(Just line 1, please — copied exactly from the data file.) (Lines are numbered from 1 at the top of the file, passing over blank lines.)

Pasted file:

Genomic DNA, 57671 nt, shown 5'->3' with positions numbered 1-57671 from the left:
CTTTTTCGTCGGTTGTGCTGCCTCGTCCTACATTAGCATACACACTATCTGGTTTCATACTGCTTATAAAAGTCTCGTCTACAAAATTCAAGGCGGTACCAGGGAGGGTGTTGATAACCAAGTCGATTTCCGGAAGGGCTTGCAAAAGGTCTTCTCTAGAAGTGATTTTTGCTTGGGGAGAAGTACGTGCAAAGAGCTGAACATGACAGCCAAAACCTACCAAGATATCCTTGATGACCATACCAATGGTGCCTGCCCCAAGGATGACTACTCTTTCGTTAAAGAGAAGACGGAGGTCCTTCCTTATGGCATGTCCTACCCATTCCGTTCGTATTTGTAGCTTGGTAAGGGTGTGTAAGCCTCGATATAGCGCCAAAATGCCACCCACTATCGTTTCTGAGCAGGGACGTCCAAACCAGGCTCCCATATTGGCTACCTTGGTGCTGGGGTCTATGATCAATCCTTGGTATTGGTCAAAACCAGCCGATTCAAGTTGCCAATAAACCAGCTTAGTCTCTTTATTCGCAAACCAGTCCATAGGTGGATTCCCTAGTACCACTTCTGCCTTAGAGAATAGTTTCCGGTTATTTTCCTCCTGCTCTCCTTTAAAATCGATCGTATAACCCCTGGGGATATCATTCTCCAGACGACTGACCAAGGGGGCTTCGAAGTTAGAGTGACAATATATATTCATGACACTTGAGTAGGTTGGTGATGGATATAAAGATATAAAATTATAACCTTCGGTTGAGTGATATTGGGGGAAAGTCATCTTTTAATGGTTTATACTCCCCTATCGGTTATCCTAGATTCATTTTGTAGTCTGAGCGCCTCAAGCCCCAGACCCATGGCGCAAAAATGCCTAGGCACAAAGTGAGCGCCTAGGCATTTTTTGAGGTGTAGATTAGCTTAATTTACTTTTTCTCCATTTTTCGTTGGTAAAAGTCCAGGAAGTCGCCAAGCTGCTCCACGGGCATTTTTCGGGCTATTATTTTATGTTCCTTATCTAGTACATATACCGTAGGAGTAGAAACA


Genomic DNA, 57671 nt, shown 5'->3' with positions numbered 1-57671 from the left: